How to Make Ultra-Compost
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You have heard of compost, but now comes the mixtures that make for super compost dirt. One such compost type will be that of ultra-compost, which involves mixing in some volcanic ash, which will have many of nature’s most basic yet essential elements and nutrients within.
The recipe is like the one you would find in a cookbook, take two buckets of ash for every one bucket of super compost and mix the two earthen dirt types together until the ash is completely worked into the soil.
This is the simplified version of the procedure we will be covering in this article.
What Do You Need to Make One?
The very first step will be to build a successful compost heap, one that has gestated and been worked on for years until the soil is a rich dark color. This will mean having a bin or box in order to mix the soil and protect it from invading wildlife.
Next, after a few years, you can take some of the super compost that was created during that time and mix it in the volcanic ash. Tools needed will be a large container, wheelbarrow work, two-gallon buckets (hardware store varieties work), and a shovel.
Do You Need Any Specific Tools for It?
As mentioned earlier in the article, there is a manual way with shovels and a wheelbarrow, but with today’s innovations, a gardener can select from specifically created power tools and machinery that can mix the soil for you.
For instance, the power compost mixer is a raw material mixing machine that can take your super compost and easily mix the volcano’s ash into it.
No need for the manual labor approach if you can budget one of these fine devices into your finances, but on the affordable end, using a hardware bucket and a gardener fork can make smaller batches of ultra-compost just the same.
How Long Does it Take to Make Ultra-Compost?
The natural process of making volcanic ash can take an indefinite amount of time. Creating super compost takes years in most cases, but once you pass these two processes, it takes no time to make ultra-compost.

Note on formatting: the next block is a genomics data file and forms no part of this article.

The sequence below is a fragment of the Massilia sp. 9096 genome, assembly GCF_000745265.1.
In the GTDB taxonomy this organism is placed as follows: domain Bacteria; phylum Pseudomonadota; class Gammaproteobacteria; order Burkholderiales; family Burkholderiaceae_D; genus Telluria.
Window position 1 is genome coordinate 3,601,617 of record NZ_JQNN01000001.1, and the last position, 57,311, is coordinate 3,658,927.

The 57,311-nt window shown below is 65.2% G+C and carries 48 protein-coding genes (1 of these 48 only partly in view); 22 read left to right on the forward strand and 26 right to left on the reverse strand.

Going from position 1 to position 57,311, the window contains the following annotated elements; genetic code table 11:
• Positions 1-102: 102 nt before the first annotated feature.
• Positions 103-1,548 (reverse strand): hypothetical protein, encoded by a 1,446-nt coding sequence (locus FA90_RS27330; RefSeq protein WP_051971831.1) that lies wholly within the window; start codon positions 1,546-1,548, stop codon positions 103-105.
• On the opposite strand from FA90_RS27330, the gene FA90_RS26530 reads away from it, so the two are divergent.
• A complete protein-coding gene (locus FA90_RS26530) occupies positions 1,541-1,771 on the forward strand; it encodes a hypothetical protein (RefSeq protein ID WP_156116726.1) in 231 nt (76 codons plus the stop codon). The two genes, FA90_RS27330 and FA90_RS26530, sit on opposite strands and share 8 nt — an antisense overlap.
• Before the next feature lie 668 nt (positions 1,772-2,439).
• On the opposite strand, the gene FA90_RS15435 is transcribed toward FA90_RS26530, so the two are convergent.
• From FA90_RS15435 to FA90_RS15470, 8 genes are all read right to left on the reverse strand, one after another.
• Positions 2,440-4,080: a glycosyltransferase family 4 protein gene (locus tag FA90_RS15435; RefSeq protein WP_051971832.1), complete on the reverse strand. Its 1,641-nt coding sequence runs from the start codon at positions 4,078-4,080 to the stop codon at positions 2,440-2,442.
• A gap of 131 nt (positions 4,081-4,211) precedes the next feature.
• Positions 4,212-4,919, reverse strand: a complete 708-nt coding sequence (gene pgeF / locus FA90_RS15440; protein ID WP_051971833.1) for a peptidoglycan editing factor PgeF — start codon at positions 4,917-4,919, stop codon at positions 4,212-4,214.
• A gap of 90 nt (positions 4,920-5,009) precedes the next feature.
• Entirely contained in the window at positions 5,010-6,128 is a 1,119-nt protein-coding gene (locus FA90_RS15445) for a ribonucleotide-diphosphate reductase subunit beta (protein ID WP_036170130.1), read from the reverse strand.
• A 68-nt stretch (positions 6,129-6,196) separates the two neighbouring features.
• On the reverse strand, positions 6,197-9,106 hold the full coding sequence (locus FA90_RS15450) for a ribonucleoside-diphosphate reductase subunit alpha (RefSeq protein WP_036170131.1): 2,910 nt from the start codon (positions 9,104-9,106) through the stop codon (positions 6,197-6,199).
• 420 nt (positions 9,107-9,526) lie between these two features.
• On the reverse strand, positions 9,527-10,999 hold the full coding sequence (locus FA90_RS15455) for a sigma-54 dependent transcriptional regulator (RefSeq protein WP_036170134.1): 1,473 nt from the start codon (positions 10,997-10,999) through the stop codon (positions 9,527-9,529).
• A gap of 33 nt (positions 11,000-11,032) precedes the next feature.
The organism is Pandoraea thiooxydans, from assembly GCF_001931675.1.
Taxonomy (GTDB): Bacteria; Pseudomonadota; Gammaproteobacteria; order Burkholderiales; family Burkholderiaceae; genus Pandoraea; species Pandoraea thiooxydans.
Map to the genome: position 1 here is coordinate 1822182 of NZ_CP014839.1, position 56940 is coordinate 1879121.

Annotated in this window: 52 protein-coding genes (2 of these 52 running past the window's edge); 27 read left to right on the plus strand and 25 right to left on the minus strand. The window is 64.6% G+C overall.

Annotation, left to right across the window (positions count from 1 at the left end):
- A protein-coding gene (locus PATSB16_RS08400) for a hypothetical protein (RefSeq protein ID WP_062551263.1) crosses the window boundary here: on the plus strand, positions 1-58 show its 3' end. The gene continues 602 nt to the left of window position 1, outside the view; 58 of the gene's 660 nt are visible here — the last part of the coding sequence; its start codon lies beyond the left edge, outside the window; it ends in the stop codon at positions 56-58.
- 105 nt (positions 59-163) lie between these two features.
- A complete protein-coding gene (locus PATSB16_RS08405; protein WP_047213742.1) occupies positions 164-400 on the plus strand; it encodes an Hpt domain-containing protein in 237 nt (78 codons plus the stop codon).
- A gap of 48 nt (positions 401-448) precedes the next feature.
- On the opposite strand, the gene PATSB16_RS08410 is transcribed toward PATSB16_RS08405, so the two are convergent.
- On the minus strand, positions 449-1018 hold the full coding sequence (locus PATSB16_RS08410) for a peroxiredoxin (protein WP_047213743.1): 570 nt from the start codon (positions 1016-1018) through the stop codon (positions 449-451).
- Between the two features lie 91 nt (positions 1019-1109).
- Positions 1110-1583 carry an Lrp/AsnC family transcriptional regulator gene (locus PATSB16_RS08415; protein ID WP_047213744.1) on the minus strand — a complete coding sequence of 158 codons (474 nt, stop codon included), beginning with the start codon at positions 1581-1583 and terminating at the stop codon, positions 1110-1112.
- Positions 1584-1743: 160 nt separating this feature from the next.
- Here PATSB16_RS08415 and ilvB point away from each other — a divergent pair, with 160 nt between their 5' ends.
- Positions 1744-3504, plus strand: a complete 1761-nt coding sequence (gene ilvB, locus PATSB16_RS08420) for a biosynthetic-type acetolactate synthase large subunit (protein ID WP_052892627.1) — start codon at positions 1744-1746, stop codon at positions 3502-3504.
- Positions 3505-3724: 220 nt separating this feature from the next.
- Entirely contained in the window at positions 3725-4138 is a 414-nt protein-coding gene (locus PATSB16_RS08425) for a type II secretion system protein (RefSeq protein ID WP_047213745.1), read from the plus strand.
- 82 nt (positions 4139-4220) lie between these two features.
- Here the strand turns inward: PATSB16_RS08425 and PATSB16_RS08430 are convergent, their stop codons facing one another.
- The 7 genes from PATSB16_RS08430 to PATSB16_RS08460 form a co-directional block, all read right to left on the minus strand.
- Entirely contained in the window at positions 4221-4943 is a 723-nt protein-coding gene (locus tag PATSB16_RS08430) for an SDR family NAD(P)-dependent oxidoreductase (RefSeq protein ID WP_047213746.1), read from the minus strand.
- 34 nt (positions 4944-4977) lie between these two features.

To really allow the healthy microbial to get to work and worms to digest some of the volcanic ash, both cooperatively moving the compost into a healthier environment, will take about two weeks.
Think of it as an upgrade to your super compost, introducing more nutrients from the elemental source of creation on earth for soils and having those basic building blocks of life worked into the garden dirt.
When is the Best Time to Make it?
There is no natural rule that does not allow someone to compost all year round, but the general best time of year would be around the end of fall, before the first snows to work in some of the items that take longer to break down.
This will allow the heap to work on the larger composting materials over the winter to be used in the spring.
This leads us to the next best time, arguably just as beneficial as fall, melting snow time in spring. New composting heaps will then have the summer to stay dry and create strong cultures of beneficial bacteria and microbes.
Common Mistakes You Need to Avoid:
- Allowing moisture into the heap – The natural enemy of healthy compost bacteria will be molds that form in dark and wet environments. This can be avoided by using worms and other dirt-turning insects to work the dirt for you.
- Thinking you need fancy equipment – Yes, it is true having a compost mixer would make life easier, but having simple gardeners’ tools will be enough to work for the heap.
- Adding too much ash can suffocate the pile by creating a seal from oxygen, slowly working ash into the heap to maintain an aerobic environment.
Final Thoughts on How to Make Ultra-Compost
Aerobic compost needs to be tended to with care and daily dedication to ensure that only the right microbes can grow cultures.
Keep in mind that once you have a good compost going, consider creating worm bins, which can utilize the power of nature’s earthworms for the good of things that grow.
There are many ways to make compost, but when you have the chance to use elemental building blocks from the earth’s own source of recycled metals and minerals, use it wisely and slowly work the material in.
Building a good compost heap takes time and patience but also using quality sources of bio-organic materials to introduce nutrients into the soil.